spicata (L.) Greene
Distichlis stricta (Torr.)
low-growing sodgrass, 4 to 16 inches tall, with tough, scaly rhizomes
and rigid stems. It starts growth in the early summer, and has a
slow growth rate. It remains green until fall. Few seeds are produced;
reproduction is mostly from rhizomes.
dense panicle, yellowish at maturity; dioecious; male seedheads
larger, more dense, and on longer culms; spikelets flattened, awnless,
produces 8 to 15 florets.
hairy; blades stiff, flattened at base, sharp pointed, coarse, spaced
along the entire length of the stem; sheaths overlap; leaves folded
in the bud; collar hairy; ligule has a fringe of short hairs; auricles
grows from the low valley bottoms to the middle sagebrush grass
zone. It is most common in wetlands associated with broad, flat
valleys and basins, in swales, on the margisn of ponds, lakes and
reservoirs, and in seepage areas. In Utah, it can be seen in many
river bottoms as a rather solid, yellowish-green colored sod. The
elevation range is between 2500 and 6000 feet, and rainfall from
8 to 14 inches. It is quite resistant to fire and trampling.
Saltgrass has several adaptations to its habitat. Salt glands on
the leaves extrude salt, allowing the plants to utilize salty water.
It can survive flooding and heavy saturated soils if the leaves
are exposed to air, allowing air to be moved from the leaves to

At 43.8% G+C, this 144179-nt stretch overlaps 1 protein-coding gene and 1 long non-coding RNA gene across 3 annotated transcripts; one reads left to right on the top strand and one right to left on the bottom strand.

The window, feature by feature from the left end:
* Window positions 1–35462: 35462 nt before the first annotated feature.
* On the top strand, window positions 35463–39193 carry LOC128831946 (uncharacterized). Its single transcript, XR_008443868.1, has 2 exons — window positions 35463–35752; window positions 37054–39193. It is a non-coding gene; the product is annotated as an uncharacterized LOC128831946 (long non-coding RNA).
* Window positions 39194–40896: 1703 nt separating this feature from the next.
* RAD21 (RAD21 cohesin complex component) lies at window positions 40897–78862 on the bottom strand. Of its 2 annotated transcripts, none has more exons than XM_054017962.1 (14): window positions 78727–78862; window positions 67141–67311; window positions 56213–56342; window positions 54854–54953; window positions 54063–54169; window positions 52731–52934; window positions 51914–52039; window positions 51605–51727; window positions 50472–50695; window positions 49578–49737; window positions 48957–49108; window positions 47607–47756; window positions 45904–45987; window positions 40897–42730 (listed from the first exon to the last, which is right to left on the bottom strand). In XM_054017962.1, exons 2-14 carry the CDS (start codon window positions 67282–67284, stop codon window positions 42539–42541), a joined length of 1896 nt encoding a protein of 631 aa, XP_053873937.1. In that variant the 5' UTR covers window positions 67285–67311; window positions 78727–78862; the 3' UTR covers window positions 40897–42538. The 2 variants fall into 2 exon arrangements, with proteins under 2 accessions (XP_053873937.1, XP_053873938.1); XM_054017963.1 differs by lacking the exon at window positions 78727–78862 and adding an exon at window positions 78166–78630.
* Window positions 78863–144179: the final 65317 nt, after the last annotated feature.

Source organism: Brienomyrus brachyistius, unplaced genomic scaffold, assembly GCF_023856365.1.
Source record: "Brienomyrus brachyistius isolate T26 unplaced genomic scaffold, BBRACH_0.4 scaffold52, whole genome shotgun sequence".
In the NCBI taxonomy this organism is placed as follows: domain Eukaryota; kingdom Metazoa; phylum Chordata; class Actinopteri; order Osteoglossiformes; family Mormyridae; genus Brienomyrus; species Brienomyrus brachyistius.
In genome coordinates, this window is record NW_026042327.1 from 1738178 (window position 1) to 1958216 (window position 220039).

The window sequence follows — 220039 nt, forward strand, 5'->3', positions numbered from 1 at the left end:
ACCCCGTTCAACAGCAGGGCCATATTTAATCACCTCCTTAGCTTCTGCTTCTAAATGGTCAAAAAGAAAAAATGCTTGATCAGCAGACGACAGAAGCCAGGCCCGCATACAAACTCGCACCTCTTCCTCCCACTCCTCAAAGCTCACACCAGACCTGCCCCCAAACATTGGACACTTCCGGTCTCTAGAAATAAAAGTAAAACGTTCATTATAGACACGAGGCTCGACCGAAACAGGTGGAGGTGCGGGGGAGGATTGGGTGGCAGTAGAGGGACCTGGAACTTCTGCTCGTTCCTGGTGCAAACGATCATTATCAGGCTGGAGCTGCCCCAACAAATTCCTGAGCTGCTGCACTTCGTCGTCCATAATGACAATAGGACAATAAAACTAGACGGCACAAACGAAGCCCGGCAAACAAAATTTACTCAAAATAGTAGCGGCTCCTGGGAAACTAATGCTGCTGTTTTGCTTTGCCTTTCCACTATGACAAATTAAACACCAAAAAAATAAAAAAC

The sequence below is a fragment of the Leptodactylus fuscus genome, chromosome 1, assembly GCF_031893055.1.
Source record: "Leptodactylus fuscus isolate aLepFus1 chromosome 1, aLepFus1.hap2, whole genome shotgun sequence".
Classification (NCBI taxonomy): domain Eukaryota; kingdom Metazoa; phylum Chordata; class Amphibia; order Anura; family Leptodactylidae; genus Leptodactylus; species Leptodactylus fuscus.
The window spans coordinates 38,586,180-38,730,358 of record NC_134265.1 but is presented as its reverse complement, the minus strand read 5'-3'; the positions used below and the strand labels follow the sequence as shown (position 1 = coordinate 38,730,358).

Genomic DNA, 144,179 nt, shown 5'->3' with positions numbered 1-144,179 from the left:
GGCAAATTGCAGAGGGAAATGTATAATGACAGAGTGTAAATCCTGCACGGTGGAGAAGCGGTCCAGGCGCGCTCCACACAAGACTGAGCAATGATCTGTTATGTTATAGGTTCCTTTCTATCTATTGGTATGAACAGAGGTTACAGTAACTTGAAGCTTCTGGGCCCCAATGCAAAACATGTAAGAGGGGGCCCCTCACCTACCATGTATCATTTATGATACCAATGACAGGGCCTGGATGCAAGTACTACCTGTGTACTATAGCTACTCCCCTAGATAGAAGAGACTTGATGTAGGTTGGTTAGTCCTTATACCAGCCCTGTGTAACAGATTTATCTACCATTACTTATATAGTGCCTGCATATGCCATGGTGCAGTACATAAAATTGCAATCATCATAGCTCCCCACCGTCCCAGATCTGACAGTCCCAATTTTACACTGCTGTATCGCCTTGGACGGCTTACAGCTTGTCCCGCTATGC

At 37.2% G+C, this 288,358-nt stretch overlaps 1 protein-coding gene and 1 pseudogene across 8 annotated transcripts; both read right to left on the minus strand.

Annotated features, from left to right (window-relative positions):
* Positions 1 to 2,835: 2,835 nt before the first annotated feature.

the roots through a series of interconnected passages. The sharp-pointed
scaly rhizomes effectively push through heavy clay soils, allowing
saltgrass to colonize areas less favorable for seedling establishment.
Soils: It occupies primarily extremely
salty and alkaline soils that are poorly drained and have a high
sacaton, greasewood, and
is of low palatability for livestock and big game, receiving use
only after other forages have cured in the late summer. If grazed
alone in the fall or winter, saltgrass can cause rumen compaction
in cattle. Saltgrass can provide important benefits in livestock
management. It is one of the most resistant grasses to trampling
and grazing, providing soil stabilization in areas of trailing and
water developments. Care should be taken because it may aggressively
increase when competition with other plants is reduced or lacking.
Small mammals and birds use saltgrass for cover, nesting, as well
as eating the rootstocks and seeds.
It is very tenacious as a soil erosion control plant, but is usually
not found where erosion is a problem. It also has some value in
slowing the overland flow of water and reducing the salinization
of fresh water streams.
Native Americans in Nevada and Utah used saltgrass as a cereal crop.